McCullough told People she was afraid of how people would respond to the curls - adding she's "transitioning" from a sleek straight look that she wore in the district pageant. So which style should she display as she represents the U.S. in the Miss Universe pageant? Our voters went against the social media trend, with 70 percent preferring the straight look in a one-week poll (7-3). "Go natural!" rooted on the only comment. Either approach is dangerous in terms of hold, but we'd think the curls would be easier to secure. A little "planned tangling" can be great for hold.
Can one simple haircut make a big difference for a woman? This section of our site has proven it can - and not always in the best way. Take actress Mikaela Hoover. She was offered to us by a Hair Fan with thick long hair, and we happily placed her on our Hot List. But when we entered Hoover Super-Hair Wars, we looked for a current picture - and found her style was several inches shorter, stopping at her shoulders. She won one match, but lost a second.
So which Hoover hairstyle really is better for her? Our one-week poll ended as we expected - with the longer cut winning a two-thirds majority (6-3). "Longer by a long shot!" one voter declared. "Longer looks much silkier!" OK, as you wish - but we think with the right preparation (maybe a Super-spray), this actress in Guardians of the Galaxy can guard her hair to thick perfection.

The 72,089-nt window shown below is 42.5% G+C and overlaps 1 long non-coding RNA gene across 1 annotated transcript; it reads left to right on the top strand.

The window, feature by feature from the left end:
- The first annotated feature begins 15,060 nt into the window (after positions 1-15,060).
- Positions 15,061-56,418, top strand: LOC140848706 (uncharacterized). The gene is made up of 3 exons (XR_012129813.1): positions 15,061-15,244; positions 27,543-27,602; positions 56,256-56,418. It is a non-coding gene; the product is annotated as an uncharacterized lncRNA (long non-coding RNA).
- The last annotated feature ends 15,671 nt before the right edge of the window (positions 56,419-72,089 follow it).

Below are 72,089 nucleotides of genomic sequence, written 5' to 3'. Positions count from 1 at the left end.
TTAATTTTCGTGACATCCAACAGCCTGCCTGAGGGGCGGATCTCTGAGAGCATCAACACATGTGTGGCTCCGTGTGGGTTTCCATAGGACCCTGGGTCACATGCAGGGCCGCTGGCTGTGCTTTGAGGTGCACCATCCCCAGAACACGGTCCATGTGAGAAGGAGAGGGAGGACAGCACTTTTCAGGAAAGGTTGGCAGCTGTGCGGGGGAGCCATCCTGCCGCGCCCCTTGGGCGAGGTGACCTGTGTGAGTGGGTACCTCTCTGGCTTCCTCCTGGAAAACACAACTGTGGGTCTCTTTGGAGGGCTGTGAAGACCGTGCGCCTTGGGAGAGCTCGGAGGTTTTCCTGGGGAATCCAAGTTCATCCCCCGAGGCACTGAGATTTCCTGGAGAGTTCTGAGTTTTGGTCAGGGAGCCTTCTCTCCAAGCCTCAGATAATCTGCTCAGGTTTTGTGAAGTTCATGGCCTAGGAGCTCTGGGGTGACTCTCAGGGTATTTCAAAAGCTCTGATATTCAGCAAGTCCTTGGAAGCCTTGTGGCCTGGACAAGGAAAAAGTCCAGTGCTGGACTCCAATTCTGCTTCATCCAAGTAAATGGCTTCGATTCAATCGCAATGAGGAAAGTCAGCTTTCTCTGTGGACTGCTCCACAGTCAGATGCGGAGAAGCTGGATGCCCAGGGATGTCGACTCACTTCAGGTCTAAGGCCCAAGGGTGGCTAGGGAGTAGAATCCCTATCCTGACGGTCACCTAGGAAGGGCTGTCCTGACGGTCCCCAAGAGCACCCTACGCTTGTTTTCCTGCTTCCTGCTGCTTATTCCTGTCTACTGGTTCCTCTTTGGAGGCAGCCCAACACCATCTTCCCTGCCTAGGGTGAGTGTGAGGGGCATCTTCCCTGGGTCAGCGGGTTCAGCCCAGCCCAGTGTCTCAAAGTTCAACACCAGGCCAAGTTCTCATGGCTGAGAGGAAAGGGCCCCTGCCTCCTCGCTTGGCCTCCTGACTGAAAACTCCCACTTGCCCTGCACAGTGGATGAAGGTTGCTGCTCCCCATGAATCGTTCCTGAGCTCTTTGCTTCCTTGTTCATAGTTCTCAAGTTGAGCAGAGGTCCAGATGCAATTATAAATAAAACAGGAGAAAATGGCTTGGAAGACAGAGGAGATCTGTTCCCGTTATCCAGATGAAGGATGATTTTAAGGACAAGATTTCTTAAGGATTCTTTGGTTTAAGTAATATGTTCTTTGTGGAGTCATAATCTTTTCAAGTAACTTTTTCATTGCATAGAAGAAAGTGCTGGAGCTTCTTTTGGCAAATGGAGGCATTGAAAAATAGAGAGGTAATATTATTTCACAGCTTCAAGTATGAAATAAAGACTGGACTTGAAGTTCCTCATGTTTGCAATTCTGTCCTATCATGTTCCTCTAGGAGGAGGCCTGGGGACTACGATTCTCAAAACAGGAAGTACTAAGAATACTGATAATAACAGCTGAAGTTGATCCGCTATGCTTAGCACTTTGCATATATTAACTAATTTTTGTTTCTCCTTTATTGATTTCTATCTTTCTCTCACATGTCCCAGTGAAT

For many people in North America. "K-pop" might be considered a soft drink. But people in Asia know better. K-pop means hit music, especially in South Korea - and one of the biggest groups of the moment is AOA, or "Ace of Angels." We don't know how we missed the group's first hit song, Short Hair, but we noticed when rumors developed that the group might be breaking up. The buzz especially surrounded Park Cho-a, who's better known by her last name. Her hair actually is shorter now than it was when the group debuted - a bob with bangs, compared to shoulder-length with curl.
We wondered if Choa's chop was a good idea. Our voters in a one-week poll said no by an 82-percent margin (9-2). No one left a comment, so we'll say we love the long look as well - high-risk, even with bangs that seem to come very close to the right eye. Choa leaves a hint of bang with the short cut, but it comes across as messy and misplaced. She's acually gone more punky in recent months, which we knew wouldn't go over well - and may explain why no one offered her for our AAA Cup.
Kansas can be a windy place, which can cause headaches for women who want to have Super-Hair. Yet that's where Kara Sewell first came to our attention. She kept short styles precise at a TV station in Wichita - then moved to Cincinnati and kept the strength going. That led us to put Sewell on our Top Ten Tresses list, and she eventually was voted #1 hairstyle in the world. But Sewell has decided to get daring in recent months, by growing out her hair. She's even posted a series of YouTube videos, explaining what she's doing and how.
Sewell's style wasn't very long as we posted this, but long enough to ask Hair Fans about it. "I vote LONG!" Kara wrote on Twitter when she found about the week-long poll. We don't know if she actually clicked on our ballot, but 65 percent of our voters agree with her (11-6). "I like the subtle flip," one person wrote. From what we've seen, that flip is a key to Sewell's hold. But going longer can be riskier for keeping control. We'll see if she knows how to handle it.
Review other Cutting-Edge polls: 2017 2016 2015 2014 2013 2012 2011 2010 2009 2008 2007 2006 2005 2004 2003 2002
Home Page what is Super-Hair? top Ten Hot List
Ultimate 50 Super-Hair Wars Style Profile Hair Headlines Super-Hair World Cup
Crown Awards Super-Hair Q&A Let Your Hair Down Attachments Word of Warning
© 2002-17 www.Super-Hair.Net, All Rights Reserved.